As the riders hit the first off-camber section they were to become acquainted with another British phenomenon – thick, gooey, slippery mud - and lots of it. Ironically it was local hero Wyman who suffered as the predictable chaos saw her slip off and slip out of contention. Not that it dented the enthusiasm of the supporters. Cant and Compton crossed the line to resounding cheers – despite the fact that most of the crowd couldn’t tell who’d actually won the photo finish. The volume went even higher as Brit Nikki Harris took the final podium spot. Campbell Park was turning out to be the perfect venue, with the Belvedere Ridge providing impressively steep and slippery banks and excellent vantage points for the large and colourful crowd.
And so to the Elite Men’s race. The steadily increasing blood alcohol level of the crowd might have had a part to play as the atmosphere was turned up to 11. As in the women’s race, the muddy off camber section at the end of the finishing straight wreaked havoc. This time Sven Nys came off worse, losing his chain and ending up third from last. Whilst Ian Field benefited from the wildest reception the crowd got behind every rider with gusto, right to the end of the race. Mark McConnell and his beard, struggling at the back, was cheered as vigorously as Sven as the Belgian worked his way back through the field with impressive smoothness. Perhaps inspired by the noise, Jeremy Powers rode rather than ran the tough set of steps at the end of every lap, winning plenty of fans, if losing a bit of time in the process. British Cycling had entered a young team to support Ian Field with teenager Jack Ravenscroft performing flamboyant and wholly unnecessary bunny hops to entertain the crowd. Still buzzing at the end of the race, Jack was amazed by the atmosphere –“I’ve raced in Europe and the USA, but never experienced noise like it”. Another close finish saw Pauwels pip fellow Belgian Vantornout in the sprint with an emotional Field coming in a brilliant 12th to cap a fantastic day.
Where does British cyclocross go from here? Hopefully the UCI will have been impressed enough to come back next year. Hopefully British Cycling will see the potential and take the same approach to investment that has benefited track and road. Hopefully the likes of Ian Field, Nikki Clarke and Helen Wyman can become as much household names as Cavendish, Pendleton and Wiggins. Hopefully Milton Keynes can turn out to be cyclocross’s Grand Depart: we need to find a use for all those cowbells!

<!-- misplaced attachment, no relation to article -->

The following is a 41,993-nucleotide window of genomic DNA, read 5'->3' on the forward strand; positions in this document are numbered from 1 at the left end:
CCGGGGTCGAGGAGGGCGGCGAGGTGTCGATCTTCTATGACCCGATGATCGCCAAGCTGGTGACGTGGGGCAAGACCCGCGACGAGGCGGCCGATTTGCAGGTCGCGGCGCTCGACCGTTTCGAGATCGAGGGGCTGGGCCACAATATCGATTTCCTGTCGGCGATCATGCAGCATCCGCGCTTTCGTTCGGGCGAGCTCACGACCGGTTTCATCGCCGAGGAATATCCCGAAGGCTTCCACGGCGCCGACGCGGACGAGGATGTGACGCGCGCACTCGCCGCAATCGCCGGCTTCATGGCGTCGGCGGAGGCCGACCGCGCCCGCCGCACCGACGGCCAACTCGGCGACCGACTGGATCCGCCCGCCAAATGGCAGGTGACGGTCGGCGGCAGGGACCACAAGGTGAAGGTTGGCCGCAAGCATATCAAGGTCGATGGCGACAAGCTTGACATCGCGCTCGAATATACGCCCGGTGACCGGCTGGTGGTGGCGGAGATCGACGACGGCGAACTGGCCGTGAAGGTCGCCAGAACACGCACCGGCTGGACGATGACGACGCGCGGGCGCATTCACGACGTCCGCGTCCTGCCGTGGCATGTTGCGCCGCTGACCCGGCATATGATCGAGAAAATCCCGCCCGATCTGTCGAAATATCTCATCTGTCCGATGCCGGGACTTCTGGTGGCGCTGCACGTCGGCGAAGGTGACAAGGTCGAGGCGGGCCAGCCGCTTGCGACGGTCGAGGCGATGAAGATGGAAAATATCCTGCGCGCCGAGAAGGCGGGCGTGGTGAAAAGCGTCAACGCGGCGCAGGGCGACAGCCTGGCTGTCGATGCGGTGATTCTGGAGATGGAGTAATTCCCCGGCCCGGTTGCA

Tuesday, November 25, 2014
|Photo by SL Images https://www.facebook.com/SL1643|
Trig's BroomAnyone who rides cyclocross will know the havoc it wreaks on your bike. My trusty Cannondale CAADX 5 is not quite 3 years old but is already a bit like "Trig's broom". New wheels (now on their second set of spokes), cassette, stem, seatpost, right STI lever, bottom bracket, three chains, front brake, two rear derailleurs and gear hangers have all been added to the excellent frameset in the last 18 months or so. Some of these have been improvements, but most are due to the accelerated aging process brought on from riding through mud and grit. The most recent casualty was that second rear derailleur. Riding hard up a grassy slope during Tuesday night training I was greeted with the sickening crunch of the rear mech detaching itself from my bike and meeting the spokes. It's a common problem in cyclocross when mud and grass jam the jockey wheels and the chain pulls the mech over the top of the cassette. Initially relieved that this happened in training and not a race, I soon realised that my chance of competing in the Notts and Derby race at Markeaton had diminished somewhat. Despite the best efforts of our coach Nick Walling and his wondrous shed of bike bits, I was going to be without my race bike.
The Book of GenesisFortunately, help was at hand from the unlikely source of my commuting bike. I bought my Genesis Day One Disc singlespeed on the bike to work scheme, needing a low maintenance ride with excellent stopping power. I've done a few bridleways on it, but away from the daily commute, it has mostly served time as a winter trainer. With a steel frame and workmanlike wheels, it's no flyweight, but it's sturdy and reliable and I love it. Inspired by this article on Sheldon Brown I decided to save my race. A freewheel was purchased, giving me a 42/21 ratio. New mud tyres were added and the paraphenalia of commuting stripped away, producing a respectable 10.5kg steed. Despite this, it was with some trepidation that I approached race day - would my legs be up to the task?
Mud Glorious MudI've spent the season so far riding in the West Midlands league and this was to be my first race at Markeaton. An exchange on twitter gave me an idea of what to expect "the slippiest mud you've ever ridden, and much hilarity". The warm up lap confirmed this to be the case with several unrideable sections and a ridiculously tricky corner involving a slippery bank and a tree:
|Photo by Mick Bown|
Fortunately I coped with that bit much better during the race, mostly through never attempting to ride it. Not every rider was so lucky as this brilliant set of photos from Mick Bown shows. In the end the singlespeed served me well - it was only in the last lap where the weight of the mud I was lugging round the course finally took its toll. A number of mistakes saw me lose a few places to riders benefiting from bike changes. Still a final position of 20th represented my best result of the season so far... might even ride the Genesis for my next race. I just need to convince Kirsty of the merits of standing in field for an hour with a jetwasher.
|There's a chainset in there somewhere|